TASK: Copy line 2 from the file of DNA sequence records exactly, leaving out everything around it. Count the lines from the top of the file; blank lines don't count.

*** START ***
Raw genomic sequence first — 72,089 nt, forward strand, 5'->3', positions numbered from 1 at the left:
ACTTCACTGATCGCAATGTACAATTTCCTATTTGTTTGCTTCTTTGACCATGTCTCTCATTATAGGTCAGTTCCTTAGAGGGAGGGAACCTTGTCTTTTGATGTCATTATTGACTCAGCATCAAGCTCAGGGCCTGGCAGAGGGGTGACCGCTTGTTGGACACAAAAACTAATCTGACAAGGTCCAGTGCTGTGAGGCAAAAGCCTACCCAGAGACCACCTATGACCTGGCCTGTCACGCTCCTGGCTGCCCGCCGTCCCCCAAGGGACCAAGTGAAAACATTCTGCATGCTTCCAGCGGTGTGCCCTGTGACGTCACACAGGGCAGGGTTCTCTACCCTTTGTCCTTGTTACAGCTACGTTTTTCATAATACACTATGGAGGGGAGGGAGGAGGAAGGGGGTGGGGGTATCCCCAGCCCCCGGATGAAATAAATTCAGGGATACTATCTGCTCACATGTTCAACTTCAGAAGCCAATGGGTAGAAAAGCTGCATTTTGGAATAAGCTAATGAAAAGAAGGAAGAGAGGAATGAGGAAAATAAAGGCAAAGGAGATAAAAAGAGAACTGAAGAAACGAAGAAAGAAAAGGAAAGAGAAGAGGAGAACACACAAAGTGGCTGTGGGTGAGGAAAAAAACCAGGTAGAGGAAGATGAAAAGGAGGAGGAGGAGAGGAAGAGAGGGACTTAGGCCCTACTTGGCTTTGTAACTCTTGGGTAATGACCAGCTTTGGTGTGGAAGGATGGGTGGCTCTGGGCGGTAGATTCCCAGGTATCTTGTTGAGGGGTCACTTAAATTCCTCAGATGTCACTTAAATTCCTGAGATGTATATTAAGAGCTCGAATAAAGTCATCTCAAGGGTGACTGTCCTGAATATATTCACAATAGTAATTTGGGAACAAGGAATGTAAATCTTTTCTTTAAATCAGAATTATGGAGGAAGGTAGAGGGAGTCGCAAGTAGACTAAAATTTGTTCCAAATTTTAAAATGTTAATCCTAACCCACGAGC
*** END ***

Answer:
ACTTCACTGATCGCAATGTACAATTTCCTATTTGTTTGCTTCTTTGACCATGTCTCTCATTATAGGTCAGTTCCTTAGAGGGAGGGAACCTTGTCTTTTGATGTCATTATTGACTCAGCATCAAGCTCAGGGCCTGGCAGAGGGGTGACCGCTTGTTGGACACAAAAACTAATCTGACAAGGTCCAGTGCTGTGAGGCAAAAGCCTACCCAGAGACCACCTATGACCTGGCCTGTCACGCTCCTGGCTGCCCGCCGTCCCCCAAGGGACCAAGTGAAAACATTCTGCATGCTTCCAGCGGTGTGCCCTGTGACGTCACACAGGGCAGGGTTCTCTACCCTTTGTCCTTGTTACAGCTACGTTTTTCATAATACACTATGGAGGGGAGGGAGGAGGAAGGGGGTGGGGGTATCCCCAGCCCCCGGATGAAATAAATTCAGGGATACTATCTGCTCACATGTTCAACTTCAGAAGCCAATGGGTAGAAAAGCTGCATTTTGGAATAAGCTAATGAAAAGAAGGAAGAGAGGAATGAGGAAAATAAAGGCAAAGGAGATAAAAAGAGAACTGAAGAAACGAAGAAAGAAAAGGAAAGAGAAGAGGAGAACACACAAAGTGGCTGTGGGTGAGGAAAAAAACCAGGTAGAGGAAGATGAAAAGGAGGAGGAGGAGAGGAAGAGAGGGACTTAGGCCCTACTTGGCTTTGTAACTCTTGGGTAATGACCAGCTTTGGTGTGGAAGGATGGGTGGCTCTGGGCGGTAGATTCCCAGGTATCTTGTTGAGGGGTCACTTAAATTCCTCAGATGTCACTTAAATTCCTGAGATGTATATTAAGAGCTCGAATAAAGTCATCTCAAGGGTGACTGTCCTGAATATATTCACAATAGTAATTTGGGAACAAGGAATGTAAATCTTTTCTTTAAATCAGAATTATGGAGGAAGGTAGAGGGAGTCGCAAGTAGACTAAAATTTGTTCCAAATTTTAAAATGTTAATCCTAACCCACGAGC